Action Research Wiki
Intro: I am Margaret Riel and currently the chair of the action research SIG at AERA. I also teach at Pepperdine University and work on projects at SRI-International from time to time. I am starting this blog as way to help build the action research community.
In-Sites: I want to invite all of you to the Center for Collaborative Action Research wiki to share your syllabi for teaching action research. I know that your immediate reaction might be one of concern for intellectual property. But if Harvard and MIT both put all of their courses online, perhaps there is a greater good that comes from sharing these ideas. Please consider it as I think that both faculty and students could learn from sharing ideas. The better courses in action research are constructed, the stronger and more rapid the development of the community which is, I hope, our shared goal.
Cool Tools: My favorite teaching tool is is a collaborative writing pad called an etherpad. There is no need for anyone to join anything or download anything. You open a pad, share the name of the pad with friends, they open it and a group of people can begin to take notes together. It can be used to take notes while a group is working at a distance or in the same room. When used for groups of 8 or less people each person gets a unique color but can be used for groups as large as 18 (two people share a color). Etherpad has become open source and is openly available on the web. One site that features etherpads is ietherpad.com, another is typewith.me. To open a pad, just add a name for a pad after the address– for example– http://typewith.me/mriel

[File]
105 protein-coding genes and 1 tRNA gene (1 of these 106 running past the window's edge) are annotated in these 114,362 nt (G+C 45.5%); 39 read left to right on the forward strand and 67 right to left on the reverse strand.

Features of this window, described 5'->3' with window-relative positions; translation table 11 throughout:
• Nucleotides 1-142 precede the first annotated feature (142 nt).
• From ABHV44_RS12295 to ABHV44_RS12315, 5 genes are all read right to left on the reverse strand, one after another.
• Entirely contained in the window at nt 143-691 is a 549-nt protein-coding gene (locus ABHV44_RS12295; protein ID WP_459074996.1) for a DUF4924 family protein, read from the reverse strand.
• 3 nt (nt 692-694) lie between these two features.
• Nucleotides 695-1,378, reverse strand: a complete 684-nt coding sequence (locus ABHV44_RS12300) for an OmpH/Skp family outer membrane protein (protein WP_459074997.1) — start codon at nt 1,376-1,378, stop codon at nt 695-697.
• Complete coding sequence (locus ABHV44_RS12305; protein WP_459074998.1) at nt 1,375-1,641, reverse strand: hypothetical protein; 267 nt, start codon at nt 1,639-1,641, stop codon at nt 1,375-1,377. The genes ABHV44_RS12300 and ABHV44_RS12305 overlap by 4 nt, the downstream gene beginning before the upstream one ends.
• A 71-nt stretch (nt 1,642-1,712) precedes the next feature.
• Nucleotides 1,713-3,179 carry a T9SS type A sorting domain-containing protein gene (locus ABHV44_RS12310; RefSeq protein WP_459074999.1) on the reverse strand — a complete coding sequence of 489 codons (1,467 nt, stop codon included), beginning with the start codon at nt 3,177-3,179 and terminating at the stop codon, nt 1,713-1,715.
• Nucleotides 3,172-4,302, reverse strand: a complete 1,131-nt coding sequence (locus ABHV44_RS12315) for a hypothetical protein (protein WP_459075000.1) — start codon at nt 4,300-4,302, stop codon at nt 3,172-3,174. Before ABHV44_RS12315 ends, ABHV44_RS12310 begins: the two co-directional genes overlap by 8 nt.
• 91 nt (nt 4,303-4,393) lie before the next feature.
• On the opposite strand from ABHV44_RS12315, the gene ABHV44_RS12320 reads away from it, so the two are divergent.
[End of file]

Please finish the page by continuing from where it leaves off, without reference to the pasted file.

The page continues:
If you follow this link, you will see a pad with the name mriel. You are welcome to play around. But the real fun starts when you invite a group of people to visit an etherpad with you at the same time. I work with my action researcher students on a phone conference and we use the etherpad to keep track of what is being said and to add to the verbal channel as we discuss action research. Anyone who is not talking can be typing. We have gotten pretty skilled at talking and writing at the same time. But it can also be used in face to face meeting with people taking notes that everyone can see. With many people taking notes, there is not only a great record of any verbal discussion (some people can format while others are capturing the content) but there can also be extensions, suggestions, and connections without interrupting the speaker.
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